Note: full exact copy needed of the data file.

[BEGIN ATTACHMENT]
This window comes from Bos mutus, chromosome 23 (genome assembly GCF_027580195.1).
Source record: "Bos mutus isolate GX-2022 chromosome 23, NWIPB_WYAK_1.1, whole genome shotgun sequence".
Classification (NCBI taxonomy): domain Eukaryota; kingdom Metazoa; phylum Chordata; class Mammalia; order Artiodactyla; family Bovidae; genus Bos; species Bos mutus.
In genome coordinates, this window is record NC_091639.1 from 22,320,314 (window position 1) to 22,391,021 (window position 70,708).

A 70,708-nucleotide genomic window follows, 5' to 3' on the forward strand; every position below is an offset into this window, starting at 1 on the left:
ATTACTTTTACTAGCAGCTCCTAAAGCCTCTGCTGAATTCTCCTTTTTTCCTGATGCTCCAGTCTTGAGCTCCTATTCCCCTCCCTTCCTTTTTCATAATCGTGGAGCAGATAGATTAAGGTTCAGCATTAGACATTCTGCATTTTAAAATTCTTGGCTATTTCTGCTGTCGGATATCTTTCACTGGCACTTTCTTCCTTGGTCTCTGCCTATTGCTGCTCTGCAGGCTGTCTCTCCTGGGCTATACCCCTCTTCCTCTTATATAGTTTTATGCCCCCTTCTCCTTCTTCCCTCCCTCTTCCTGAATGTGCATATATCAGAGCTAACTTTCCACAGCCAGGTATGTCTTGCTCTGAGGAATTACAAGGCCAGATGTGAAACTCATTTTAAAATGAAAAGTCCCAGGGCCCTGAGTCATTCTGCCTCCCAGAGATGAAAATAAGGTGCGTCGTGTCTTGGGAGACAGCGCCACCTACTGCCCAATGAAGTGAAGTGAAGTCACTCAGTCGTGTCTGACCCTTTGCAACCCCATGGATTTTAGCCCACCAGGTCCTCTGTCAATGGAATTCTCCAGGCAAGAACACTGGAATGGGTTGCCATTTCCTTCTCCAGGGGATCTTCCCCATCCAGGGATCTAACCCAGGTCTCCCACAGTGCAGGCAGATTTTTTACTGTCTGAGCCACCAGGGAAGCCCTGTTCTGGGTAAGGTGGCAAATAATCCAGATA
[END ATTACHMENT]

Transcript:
This window comes from Bos mutus, chromosome 23 (genome assembly GCF_027580195.1).
Source record: "Bos mutus isolate GX-2022 chromosome 23, NWIPB_WYAK_1.1, whole genome shotgun sequence".
Classification (NCBI taxonomy): domain Eukaryota; kingdom Metazoa; phylum Chordata; class Mammalia; order Artiodactyla; family Bovidae; genus Bos; species Bos mutus.
In genome coordinates, this window is record NC_091639.1 from 22,320,314 (window position 1) to 22,391,021 (window position 70,708).

A 70,708-nucleotide genomic window follows, 5' to 3' on the forward strand; every position below is an offset into this window, starting at 1 on the left:
ATTACTTTTACTAGCAGCTCCTAAAGCCTCTGCTGAATTCTCCTTTTTTCCTGATGCTCCAGTCTTGAGCTCCTATTCCCCTCCCTTCCTTTTTCATAATCGTGGAGCAGATAGATTAAGGTTCAGCATTAGACATTCTGCATTTTAAAATTCTTGGCTATTTCTGCTGTCGGATATCTTTCACTGGCACTTTCTTCCTTGGTCTCTGCCTATTGCTGCTCTGCAGGCTGTCTCTCCTGGGCTATACCCCTCTTCCTCTTATATAGTTTTATGCCCCCTTCTCCTTCTTCCCTCCCTCTTCCTGAATGTGCATATATCAGAGCTAACTTTCCACAGCCAGGTATGTCTTGCTCTGAGGAATTACAAGGCCAGATGTGAAACTCATTTTAAAATGAAAAGTCCCAGGGCCCTGAGTCATTCTGCCTCCCAGAGATGAAAATAAGGTGCGTCGTGTCTTGGGAGACAGCGCCACCTACTGCCCAATGAAGTGAAGTGAAGTCACTCAGTCGTGTCTGACCCTTTGCAACCCCATGGATTTTAGCCCACCAGGTCCTCTGTCAATGGAATTCTCCAGGCAAGAACACTGGAATGGGTTGCCATTTCCTTCTCCAGGGGATCTTCCCCATCCAGGGATCTAACCCAGGTCTCCCACAGTGCAGGCAGATTTTTTACTGTCTGAGCCACCAGGGAAGCCCTGTTCTGGGTAAGGTGGCAAATAATCCAGATA